Wednesday, July 20, 2011
This is a phrase many actors utter frequently, perhaps second only to, "I need a new head-shot". Finding good monologues is a key component in the business of getting work as an actor. Many auditions will have something for you to read, but will still often start with a request for a monologue.
This simple small acting scene is very important, and a good one will often help you get a role. A bad one will pretty well assure you have more free time, :). So here are some suggestions regarding monologues;
* Match the monologue to the time period that the play you are auditioning for is set in.
* Pick something with a beginning, middle and end, don't start mid-emotion and expect the listeners to get it. Also try and pick a piece that has some growth in it. Having a monologue that is all one level is boring and flat.
*Whenever possible, memorize! The casting agent/director will like you more with good eye contact, and reading from a page limits you.
* Be still, and only move or gesture with a purpose. Practice gestures and movement right into the monologue. Random movement is annoying and distracting.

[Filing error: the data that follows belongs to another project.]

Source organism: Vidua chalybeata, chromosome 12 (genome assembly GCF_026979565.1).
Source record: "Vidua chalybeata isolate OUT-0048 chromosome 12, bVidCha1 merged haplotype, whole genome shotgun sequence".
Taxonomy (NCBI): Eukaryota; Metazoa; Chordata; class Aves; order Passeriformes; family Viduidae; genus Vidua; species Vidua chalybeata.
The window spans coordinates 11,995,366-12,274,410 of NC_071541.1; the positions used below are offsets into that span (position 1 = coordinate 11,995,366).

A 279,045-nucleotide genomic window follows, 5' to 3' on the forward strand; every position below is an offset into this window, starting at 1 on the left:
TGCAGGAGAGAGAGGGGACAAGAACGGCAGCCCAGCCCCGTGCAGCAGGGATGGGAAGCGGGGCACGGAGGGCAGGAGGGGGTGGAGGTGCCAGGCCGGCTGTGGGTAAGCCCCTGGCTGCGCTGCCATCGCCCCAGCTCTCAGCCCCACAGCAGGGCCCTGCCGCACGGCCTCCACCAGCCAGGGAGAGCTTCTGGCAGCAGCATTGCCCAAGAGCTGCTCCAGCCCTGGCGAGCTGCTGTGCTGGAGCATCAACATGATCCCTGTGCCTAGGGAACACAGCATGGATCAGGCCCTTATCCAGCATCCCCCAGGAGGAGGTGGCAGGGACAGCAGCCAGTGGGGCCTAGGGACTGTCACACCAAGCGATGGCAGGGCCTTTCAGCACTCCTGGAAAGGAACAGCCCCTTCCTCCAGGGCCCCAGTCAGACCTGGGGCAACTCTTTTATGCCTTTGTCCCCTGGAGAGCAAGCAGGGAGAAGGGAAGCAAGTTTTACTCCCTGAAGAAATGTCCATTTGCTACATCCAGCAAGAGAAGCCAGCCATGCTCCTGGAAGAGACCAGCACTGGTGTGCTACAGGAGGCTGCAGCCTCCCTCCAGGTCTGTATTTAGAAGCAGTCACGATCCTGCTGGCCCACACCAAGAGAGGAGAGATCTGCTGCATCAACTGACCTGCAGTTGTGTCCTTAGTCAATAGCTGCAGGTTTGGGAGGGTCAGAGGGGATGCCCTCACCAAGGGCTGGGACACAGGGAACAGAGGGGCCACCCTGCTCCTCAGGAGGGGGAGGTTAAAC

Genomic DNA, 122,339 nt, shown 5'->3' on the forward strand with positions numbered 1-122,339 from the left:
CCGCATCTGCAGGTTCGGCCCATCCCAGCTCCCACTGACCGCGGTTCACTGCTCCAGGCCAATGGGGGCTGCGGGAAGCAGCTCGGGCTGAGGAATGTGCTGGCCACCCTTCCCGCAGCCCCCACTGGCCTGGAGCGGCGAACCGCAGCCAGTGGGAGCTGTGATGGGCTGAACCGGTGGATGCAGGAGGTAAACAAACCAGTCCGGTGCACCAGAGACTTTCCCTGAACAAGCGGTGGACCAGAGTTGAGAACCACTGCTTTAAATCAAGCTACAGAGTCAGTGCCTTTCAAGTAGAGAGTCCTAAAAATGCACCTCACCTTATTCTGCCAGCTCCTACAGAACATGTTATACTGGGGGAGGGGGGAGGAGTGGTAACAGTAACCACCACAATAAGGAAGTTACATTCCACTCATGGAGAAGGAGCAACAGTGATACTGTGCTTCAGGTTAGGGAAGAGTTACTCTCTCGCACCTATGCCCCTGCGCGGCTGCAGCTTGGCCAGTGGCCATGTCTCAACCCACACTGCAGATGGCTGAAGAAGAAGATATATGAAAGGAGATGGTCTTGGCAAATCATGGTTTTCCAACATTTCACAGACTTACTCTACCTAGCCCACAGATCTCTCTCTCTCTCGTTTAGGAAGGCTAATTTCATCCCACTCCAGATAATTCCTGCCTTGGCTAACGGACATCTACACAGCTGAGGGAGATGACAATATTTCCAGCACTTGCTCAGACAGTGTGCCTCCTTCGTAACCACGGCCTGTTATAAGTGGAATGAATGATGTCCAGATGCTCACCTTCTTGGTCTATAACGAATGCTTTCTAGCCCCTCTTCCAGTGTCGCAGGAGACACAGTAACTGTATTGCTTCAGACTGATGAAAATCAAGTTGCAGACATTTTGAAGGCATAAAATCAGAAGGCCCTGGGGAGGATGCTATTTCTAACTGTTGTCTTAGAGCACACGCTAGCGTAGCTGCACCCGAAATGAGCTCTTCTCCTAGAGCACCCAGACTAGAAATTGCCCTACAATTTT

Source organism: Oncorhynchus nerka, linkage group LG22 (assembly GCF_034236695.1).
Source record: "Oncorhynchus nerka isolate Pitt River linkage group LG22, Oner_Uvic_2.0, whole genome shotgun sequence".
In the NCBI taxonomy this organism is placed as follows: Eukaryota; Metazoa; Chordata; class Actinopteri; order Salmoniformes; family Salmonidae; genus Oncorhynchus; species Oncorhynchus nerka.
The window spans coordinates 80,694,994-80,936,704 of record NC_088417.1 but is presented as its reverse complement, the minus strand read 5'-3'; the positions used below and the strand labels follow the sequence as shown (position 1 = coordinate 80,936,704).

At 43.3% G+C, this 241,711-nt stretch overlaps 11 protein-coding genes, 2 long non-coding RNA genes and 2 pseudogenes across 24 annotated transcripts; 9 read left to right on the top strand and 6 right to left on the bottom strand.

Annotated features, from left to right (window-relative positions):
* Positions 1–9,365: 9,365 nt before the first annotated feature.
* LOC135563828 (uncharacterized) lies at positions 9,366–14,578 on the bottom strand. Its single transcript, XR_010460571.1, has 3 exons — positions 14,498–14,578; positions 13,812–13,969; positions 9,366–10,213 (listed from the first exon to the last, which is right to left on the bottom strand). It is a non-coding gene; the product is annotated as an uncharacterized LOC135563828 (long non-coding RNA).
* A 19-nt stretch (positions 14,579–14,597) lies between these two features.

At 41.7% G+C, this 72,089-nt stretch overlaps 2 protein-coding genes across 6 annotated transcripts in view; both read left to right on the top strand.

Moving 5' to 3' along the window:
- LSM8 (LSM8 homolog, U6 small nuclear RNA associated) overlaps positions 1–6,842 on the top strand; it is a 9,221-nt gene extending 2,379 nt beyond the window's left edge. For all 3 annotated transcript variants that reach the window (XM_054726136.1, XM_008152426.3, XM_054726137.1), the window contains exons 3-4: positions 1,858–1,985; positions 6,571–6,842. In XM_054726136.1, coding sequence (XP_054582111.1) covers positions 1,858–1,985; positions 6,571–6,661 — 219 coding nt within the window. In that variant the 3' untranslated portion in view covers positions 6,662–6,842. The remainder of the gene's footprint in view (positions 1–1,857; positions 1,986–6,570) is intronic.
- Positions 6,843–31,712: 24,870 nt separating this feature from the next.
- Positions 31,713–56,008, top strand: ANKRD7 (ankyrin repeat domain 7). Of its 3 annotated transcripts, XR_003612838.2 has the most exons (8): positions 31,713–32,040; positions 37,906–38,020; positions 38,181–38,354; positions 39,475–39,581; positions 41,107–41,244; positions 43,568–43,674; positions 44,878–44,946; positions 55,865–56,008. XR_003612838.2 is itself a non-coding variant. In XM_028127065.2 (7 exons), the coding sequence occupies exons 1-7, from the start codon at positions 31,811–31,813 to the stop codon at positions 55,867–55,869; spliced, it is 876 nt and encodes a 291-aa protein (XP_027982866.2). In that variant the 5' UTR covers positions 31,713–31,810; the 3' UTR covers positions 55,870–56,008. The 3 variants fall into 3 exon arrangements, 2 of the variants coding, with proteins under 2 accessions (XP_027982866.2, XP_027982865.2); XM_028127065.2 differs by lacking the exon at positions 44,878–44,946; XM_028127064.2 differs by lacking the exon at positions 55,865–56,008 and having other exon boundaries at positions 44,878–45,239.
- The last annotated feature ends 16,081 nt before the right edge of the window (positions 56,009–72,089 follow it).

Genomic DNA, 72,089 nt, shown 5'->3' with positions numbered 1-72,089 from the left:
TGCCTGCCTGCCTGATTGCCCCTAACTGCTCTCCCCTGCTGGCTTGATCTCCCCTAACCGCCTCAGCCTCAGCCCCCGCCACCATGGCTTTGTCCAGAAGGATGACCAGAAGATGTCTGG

*Only have a Shakespearean or classical piece for a Shakespearean or classical show.
* Never pick a piece where crying is needed. If it comes naturally in the moment great. But trying to fake cry is hard, and comes off as fake.
*Never use props. they are distracting and take the focus away from you.
* Make sure you understand what you are saying. You may want to read the entire play if it helps, but at least be sure you know why a character is saying what they are saying. Also what is the setting and most of all, WHAT DO THEY WANT?
*An actor should typically be ready at almost all times with one contemporary serious piece, one contemporary comic, and one classic or Shakespearean piece. A monologue should run about a minute and a half, as often you are given three minutes for an audition, and are asked for one serious and one comic piece.
* Change your monologues from time to time to keep them fresh.
Break a leg!
The Actors Sensei
Posted by J.T. Turner, "The Actors Sensei", Actor, Director, Teacher, Mayanist and Preacher at 8:43 AM